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Menstrual Blood Spells, Alchemy and Divine Order of Nature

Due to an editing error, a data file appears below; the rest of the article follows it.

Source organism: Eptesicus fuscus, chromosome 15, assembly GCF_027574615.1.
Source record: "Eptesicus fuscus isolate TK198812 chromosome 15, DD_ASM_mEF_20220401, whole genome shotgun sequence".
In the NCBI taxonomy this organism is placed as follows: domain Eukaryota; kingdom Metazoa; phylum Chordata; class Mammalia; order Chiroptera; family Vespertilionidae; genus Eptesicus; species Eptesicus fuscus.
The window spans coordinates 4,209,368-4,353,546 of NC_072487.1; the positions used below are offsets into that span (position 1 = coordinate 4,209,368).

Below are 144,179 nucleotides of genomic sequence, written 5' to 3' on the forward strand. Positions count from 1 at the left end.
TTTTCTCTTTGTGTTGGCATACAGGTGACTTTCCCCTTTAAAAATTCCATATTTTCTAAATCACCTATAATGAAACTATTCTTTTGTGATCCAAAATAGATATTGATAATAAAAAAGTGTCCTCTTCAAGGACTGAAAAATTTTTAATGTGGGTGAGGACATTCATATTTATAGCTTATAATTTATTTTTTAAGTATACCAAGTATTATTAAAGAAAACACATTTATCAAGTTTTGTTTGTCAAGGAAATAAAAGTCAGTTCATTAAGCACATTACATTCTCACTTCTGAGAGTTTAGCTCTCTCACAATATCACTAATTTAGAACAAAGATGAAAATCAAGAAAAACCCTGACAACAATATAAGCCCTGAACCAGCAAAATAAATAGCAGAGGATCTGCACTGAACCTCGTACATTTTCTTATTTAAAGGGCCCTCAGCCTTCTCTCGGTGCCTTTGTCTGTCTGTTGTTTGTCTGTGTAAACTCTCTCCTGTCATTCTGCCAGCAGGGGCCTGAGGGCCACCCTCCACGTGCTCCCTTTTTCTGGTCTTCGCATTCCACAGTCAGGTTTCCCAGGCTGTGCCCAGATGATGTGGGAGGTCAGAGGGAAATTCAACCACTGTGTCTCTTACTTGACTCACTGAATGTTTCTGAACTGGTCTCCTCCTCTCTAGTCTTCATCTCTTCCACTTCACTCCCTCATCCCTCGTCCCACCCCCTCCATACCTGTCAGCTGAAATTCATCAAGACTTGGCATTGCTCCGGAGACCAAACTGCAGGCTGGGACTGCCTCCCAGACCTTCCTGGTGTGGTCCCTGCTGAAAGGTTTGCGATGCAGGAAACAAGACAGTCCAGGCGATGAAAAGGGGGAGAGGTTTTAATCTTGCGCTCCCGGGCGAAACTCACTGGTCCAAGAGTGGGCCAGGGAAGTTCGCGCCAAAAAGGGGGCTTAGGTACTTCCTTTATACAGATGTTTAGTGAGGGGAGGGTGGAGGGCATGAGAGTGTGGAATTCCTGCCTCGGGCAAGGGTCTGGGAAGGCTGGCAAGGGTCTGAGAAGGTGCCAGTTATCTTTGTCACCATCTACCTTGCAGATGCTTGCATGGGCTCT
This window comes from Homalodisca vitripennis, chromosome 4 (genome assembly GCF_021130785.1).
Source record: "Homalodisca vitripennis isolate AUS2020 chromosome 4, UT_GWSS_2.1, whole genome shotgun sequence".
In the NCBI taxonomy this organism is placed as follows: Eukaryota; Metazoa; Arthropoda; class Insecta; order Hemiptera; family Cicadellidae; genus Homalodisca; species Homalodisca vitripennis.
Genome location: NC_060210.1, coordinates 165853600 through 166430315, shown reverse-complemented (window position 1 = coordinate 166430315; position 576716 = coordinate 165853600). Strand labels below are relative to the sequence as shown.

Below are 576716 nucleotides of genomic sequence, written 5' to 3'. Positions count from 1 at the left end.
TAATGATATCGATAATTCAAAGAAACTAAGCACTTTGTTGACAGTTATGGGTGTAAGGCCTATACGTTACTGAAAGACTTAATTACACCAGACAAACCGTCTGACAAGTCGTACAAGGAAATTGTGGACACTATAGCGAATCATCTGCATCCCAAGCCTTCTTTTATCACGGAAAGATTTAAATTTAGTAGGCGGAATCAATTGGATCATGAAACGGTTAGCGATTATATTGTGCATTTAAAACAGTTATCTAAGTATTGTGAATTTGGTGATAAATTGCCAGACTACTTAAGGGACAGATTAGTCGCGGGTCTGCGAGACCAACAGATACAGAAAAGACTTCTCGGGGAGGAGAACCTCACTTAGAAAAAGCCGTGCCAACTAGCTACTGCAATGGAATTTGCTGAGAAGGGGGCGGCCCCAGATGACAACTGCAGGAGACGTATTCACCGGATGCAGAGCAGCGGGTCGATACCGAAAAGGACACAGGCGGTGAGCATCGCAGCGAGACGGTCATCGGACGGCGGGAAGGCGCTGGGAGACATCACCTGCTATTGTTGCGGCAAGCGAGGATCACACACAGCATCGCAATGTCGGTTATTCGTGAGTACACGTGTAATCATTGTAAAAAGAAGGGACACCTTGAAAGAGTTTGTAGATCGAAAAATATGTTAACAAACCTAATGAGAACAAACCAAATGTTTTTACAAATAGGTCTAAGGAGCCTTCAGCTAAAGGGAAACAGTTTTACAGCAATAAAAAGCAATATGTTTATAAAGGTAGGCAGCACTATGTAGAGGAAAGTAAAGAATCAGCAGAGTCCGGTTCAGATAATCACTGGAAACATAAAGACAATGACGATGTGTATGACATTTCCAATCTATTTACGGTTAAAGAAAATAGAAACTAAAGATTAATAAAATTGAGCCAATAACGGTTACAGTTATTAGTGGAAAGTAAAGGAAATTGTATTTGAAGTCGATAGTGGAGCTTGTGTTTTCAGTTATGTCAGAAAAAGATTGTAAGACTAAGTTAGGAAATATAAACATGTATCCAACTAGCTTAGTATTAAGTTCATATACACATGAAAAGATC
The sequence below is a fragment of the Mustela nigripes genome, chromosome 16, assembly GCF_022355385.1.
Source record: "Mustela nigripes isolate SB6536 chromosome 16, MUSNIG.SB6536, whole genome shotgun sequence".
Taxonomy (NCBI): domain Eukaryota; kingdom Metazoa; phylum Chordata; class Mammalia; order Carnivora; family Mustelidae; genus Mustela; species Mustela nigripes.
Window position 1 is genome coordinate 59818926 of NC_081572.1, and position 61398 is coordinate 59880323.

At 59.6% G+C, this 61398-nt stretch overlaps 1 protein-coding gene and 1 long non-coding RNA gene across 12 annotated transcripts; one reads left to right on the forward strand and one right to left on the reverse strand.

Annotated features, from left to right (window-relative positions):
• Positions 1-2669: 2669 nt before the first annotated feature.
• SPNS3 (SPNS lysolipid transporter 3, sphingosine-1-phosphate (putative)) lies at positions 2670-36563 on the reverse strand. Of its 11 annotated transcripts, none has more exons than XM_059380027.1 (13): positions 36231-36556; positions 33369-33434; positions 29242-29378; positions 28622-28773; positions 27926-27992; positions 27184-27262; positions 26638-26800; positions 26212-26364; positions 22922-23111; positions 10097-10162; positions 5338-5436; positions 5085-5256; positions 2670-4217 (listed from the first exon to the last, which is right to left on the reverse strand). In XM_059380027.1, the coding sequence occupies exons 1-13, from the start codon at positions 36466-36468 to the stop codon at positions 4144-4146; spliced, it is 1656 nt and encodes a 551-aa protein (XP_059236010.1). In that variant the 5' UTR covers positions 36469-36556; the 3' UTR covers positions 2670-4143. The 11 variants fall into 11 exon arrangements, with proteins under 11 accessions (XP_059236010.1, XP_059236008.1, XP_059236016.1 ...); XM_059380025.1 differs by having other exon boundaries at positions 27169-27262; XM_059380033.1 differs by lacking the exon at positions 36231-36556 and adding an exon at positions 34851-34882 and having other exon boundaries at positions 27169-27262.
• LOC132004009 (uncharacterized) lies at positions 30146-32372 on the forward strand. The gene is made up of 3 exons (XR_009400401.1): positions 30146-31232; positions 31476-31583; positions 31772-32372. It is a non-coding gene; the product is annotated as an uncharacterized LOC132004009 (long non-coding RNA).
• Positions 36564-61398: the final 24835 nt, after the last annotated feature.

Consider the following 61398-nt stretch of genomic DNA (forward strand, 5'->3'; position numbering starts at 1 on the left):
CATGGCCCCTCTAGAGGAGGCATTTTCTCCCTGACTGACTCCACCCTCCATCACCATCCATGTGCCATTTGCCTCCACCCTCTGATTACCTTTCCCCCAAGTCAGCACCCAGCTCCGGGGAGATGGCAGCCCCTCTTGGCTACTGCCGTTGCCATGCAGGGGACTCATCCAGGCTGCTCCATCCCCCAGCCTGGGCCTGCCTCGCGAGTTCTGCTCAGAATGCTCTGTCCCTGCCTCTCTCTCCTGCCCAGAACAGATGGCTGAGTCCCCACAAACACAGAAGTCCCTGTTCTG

Heart Health Heart Disease Causes & Risk Factors What Is Vasovagal Syncope? The Most Common Cause of Fainting By Richard N. Fogoros, MD Updated on October 19, 2022 Medically reviewed by Richard N. Fogoros, MD Print Table of Contents View All Table of Contents Symptoms Causes Risk Factors When to See a Healthcare Provider Diagnosis Treatment Prevention Frequently Asked Questions Vasovagal syncope is when your body reacts so strongly to a trigger like having blood drawn or being scared that your heart rate and blood pressure plummet, causing you to faint. The sudden nature of this reaction and the temporary loss of consciousness that occurs may lead to falls and injuries. Sometimes vasovagal syncope can be due to an underlying condition, such as dehydration, or a side effect of medications, so it’s important that you mention it to your healthcare provider. This article explains the different phases of a fainting episode due to vasovagal syncope. It also discusses the symptoms and causes of the condition, as well as how it can be treated and prevented. Verywell / Brooke Pelczynski What Are Symptoms of Vasovagal Syncope? When you faint as a result of a vasovagal response, it can be sudden but sometimes you’ll have warning signs a few seconds or minutes before. These signs are called the prodrome of syncope. Symptoms that occur after you regain consciousness are called postdromal symptoms. Prodromal Symptoms Prodromal symptoms of syncope can include: LightheadednessRinging or buzzing in the earsVisual disturbances, such as “shimmering” vision or tunnel visionSudden sweatingSudden nausea Prodromal symptoms may be followed by a sensation of “graying out,” in which colors and light become dim. This is followed by a loss of consciousness. The time between the onset of prodromal symptoms and actually passing out can range from a few minutes to just a second or two. If you feel like you’re going to faint, you may be able to stop the episode by lying down with your legs up or sitting in a chair with your head between your knees. Wait until you feel better before trying to stand up. Vasovagal Episode Symptoms Episodes of vasovagal syncope have several defining symptoms and features: They almost always occur while standing or sitting up. This is because more blood goes to your legs when you are standing and your blood pressure drops. Fainting almost never happens when someone is lying down.People usually regain consciousness a few seconds after falling or being helped to the ground. This is because your normal blood pressure is restored in the lying-down position.If someone tries to hold you up during a vasovagal episode, being in the standing position can prolong the time you are unconscious. What To Do If Someone Has Vasovagal Syncope If you see somebody faint, lay the person on their back and raise their legs above the level of their heart. Loosen any belts, collars, or other tight clothing/accessories and call for professional medical help. Postdromal Symptoms After an episode of vasovagal syncope, many people will feel nauseous, dizzy, and extremely tired for a few hours. Sometimes these symptoms can last for a day or even longer. Until these symptoms disappear, you are at risk of fainting again. Therefore, you will need to avoid driving, climbing ladders, or doing anything that could be dangerous if you faint again. You should also be aware of the warning signs of another fainting episode. What Causes Vasovagal Syncope? Vasovagal syncope occurs when something triggers the vasovagal reflex, which causes blood vessels to dilate (widen) suddenly. Dilation of the blood vessels causes a significant amount of the blood in the body to pool in the legs. This pooling is often accompanied by a slowing heart rate. As a result, the blood pressure will suddenly drop. If the drop in blood pressure is enough to rob the brain of the amount of oxygen it needs, fainting occurs. Common Triggers Common triggers of vasovagal syncope include: Sudden, severe painHaving your blood drawnBeing exposed to a traumatic sight or eventHigh levels of stress, anxiety, or fearStraining while urinating or having a bowel movementA severe coughing spellHyperventilation (breathing too fast)Standing still for long periods of timeOverexerting yourself in hot weatherExcessive alcohol or substance use Vasovagal syncope is more likely to occur when a person is dehydrated. Causes of dehydration can include a viral illness, vigorous exercise, or sleeping through the night without drinking water. Who’s at Risk for Vasovagal Syncope? The reflex that causes vasovagal syncope can affect anyone. It is likely that most people will have a fainting episode sometime during their lives. Young Adults and Adolescents Vasovagal syncope can occur at any age but is more common in adolescents and young adults than in older people. People Prone to Recurrent Syncope Some people are particularly prone to vasovagal episodes and may faint even with relatively mild triggering events. These people tend to have recurrent episodes of syncope, beginning in adolescence. They will often have several different kinds of triggers. Those With Dysautonomia Rarely, some people have frequent vasovagal syncope that is so difficult to treat that they become virtually disabled by it. This can be associated with a form of dysautonomia, an imbalance of the autonomic nervous system. The autonomic nervous system is the part of the nervous system that controls things like our heartbeat and breathing. Dysautonomia makes a person very prone to the vasovagal reflex that causes syncope. It’s often accompanied by other symptoms of the dysautonomias, such as: Abdominal bloating or crampsDiarrheaConstipationExtreme fatigueVarious aches and pains When to See a Healthcare Provider Contact your doctor if you experience your first-ever episode of syncope. If you’ve already been diagnosed with vasovagal syncope, see your doctor if you are pregnant or have recurrent episodes. Get medical attention right away if you other symptoms before you faint, such as: Blurred visionChest painConfusionTrouble talkingShortness of breathIrregular heartbeat How Is Vasovagal Syncope Diagnosed? Your healthcare provider will review your symptoms, medical history, and family history. They will then ask about the events leading up to your fainting episode. The physical exam of people with vasovagal syncope is usually completely normal. However, the exam is often helpful in identifying similar conditions, including: Orthostatic hypotension: With orthostatic hypotension, your blood pressure falls when you stand up, and you may feel dizzy or lightheaded. Postural orthostatic tachycardia syndrome (POTS): POTS is a condition in which a person becomes lightheaded and also has heart palpitations (irregular beats) when they stand up. Sometimes tests are needed to diagnose vasovagal syncope. For example, you might need to have a tilt table study. In this test, you are strapped to a table that tilts upward to put you in a position similar to standing. This allows the doctor to measure your heart rate and other factors that may be responsible for fainting episodes. A tilt table study can help distinguish vasovagal syncope from orthostatic hypotension. How Is Vasovagal Syncope Treated? People who have a single, one-time episode of vasovagal syncope generally do not need any medical treatment at all. But if you have had recurrent episodes, you are likely to have even more episodes unless you are treated. These fainting episodes can come at the most inconvenient or impractical times and can greatly disrupt your life. While vasovagal syncope is not life-threatening, injuries that result from falling may be dangerous. Fortunately, treatment is usually helpful. There are two main types of therapy for vasovagal syncope: medication and exercise. Medications Medications can help regulate blood pressure and heart rate, and the ones that may help treat vasovagal syncope include: Midodrine: A drug that causes narrowing (constriction) of the blood vesselsNorpace (disopyramide): An antiarrhythmic drug that regulates your heartbeatSelective serotonin reuptake inhibitors: a type of antidepressantTheophylline: Typically used to treat asthma Exercises Some people have been able to stop an episode of vasovagal syncope by immediately doing exercises that tense the muscles. These exercises can reduce blood vessel dilation and increase the amount of blood being returned to the heart. Examples include: Crossing your legs and squeezing them togetherTensing your arms with clenched fistsTensing your leg muscles, abdomen, and buttocksSqueezing a rubber ball If you have recurrent syncope, meet with your healthcare provider before starting a fitness plan. You may need to undergo stress testing and other exams to determine how much exercise you can do safely. Pacemakers (a device that regulates the heartbeat) were once thought to be helpful in people with vasovagal syncope. This is no longer thought to be true. How Can You Prevent Vasovagal Syncope? People who have had one or two episodes of vasovagal syncope often learn to recognize the warning signs. You can usually prevent an episode by lying down and elevating your legs. On the other hand, trying to “fight off” an episode of vasovagal syncope by forcing yourself to remain standing or sitting up and “willing yourself” not to faint almost never works. Summary Vasovagal syncope is the main cause of fainting. It occurs when someone is upright and their blood pressure drops. This causes them to lose consciousness temporarily. Sometimes, fainting is a one-time event. For other people, it may happen frequently. Things that can trigger an episode of vasovagal syncope include having your blood drawn or an emotionally upsetting event. When diagnosed properly, the condition can usually be managed with medications and/or certain exercises. A Word From Verywell If you have fainted or faint from time to time, it’s most likely due to vasovagal syncope. Most people who have episodes of vasovagal syncope lead normal lives. When fainting occurs frequently, however, it can disrupt your life. If you have had vasovagal syncope—especially more than one episode—you should learn as much as you can about this condition. Learning the things that trigger it and how to recognize warning symptoms can help you stop an episode or prevent future ones. Frequently Asked Questions Is there anything I can do to prevent vasovagal syncope? If you’re prone to syncope (fainting), avoid triggers such as excessive heat, stress, dehydration, extreme pain, and prolonged exercise or standing. Can certain foods impact vasovagal syncope symptoms? Eating a diet slightly higher in salt may help prevent syncope symptoms by keeping blood pressure up. Check with your doctor before adding extra salt to your diet. What are the after-effects of fainting? After-effects of fainting can include nausea, dizziness, fatigue, and appetite loss. These can last a few hours to multiple days. Fainting again is more likely while these symptoms are present, which is why you should avoid potentially dangerous situations, like driving. Is vasovagal syncope a form of anxiety? There’s a strong link between vasovagal syncope and anxiety, and it can have a cyclical effect: Strong feelings of stress and anxiety may be a trigger for syncope. Recurrent syncope can increase anxiety and other mood disorders like depression. Learn More: Stress vs. Anxiety: What Are the Differences? 9 Sources Verywell Health uses only high-quality sources, including peer-reviewed studies, to support the facts within our articles. Read our editorial process to learn more about how we fact-check and keep our content accurate, reliable, and trustworthy. Blanc JJ. Syncope: Definition, epidemiology, and classification. Cardiol Clin. 2015;33(3):341-5. doi:10.1016/j.ccl.2015.04.001 Cedars-Sinai. Vasovagal syncope. Cleveland Clinic. Syncope. Jeanmonod R. Vasovagal episode. StatPearls. Zyśko D, Szewczuk-Bogusławska M, Kaczmarek M, et al. Reflex syncope, anxiety level, and family history of cardiovascular disease in young women: case-control study. Europace. 2015;17(2):309-313. doi:10.1093/europace/euu200 Cleveland Clinic. Dysautonomia. Johns Hopkins Medicine. Tilt table testing. Gopinathannair R, Salgado BC, Olshansky B. Pacing for vasovagal syncope. Arrhythm Electrophysiol Rev. 2018;7(2):95-102. doi:10.15420/aer.2018.22.2 Vaddadi G, Corcoran SJ, Esler M. Management strategies for recurrent vasovagal syncope. Intern Med J. 2010;40(8):554-60. doi:10.1111/j.1445-5994.2010.02295.x Additional Reading Sumner GL, Rose MS, Koshman ML, et al. Recent history of vasovagal syncope in a young, referral-based population is a stronger predictor of recurrent syncope than lifetime syncope burden. J Cardiovasc Electrophysiol. 2010;21:1375.doi:10.1111/j.1540-8167.2010.01848.x By Richard N. Fogoros, MD Richard N. Fogoros, MD, is a retired professor of medicine and board-certified in internal medicine, clinical cardiology, and clinical electrophysiology. See Our Editorial Process Meet Our Medical Expert Board Share Feedback Was this page helpful? Thanks for your feedback! What is your feedback? Other Helpful Report an Error Submit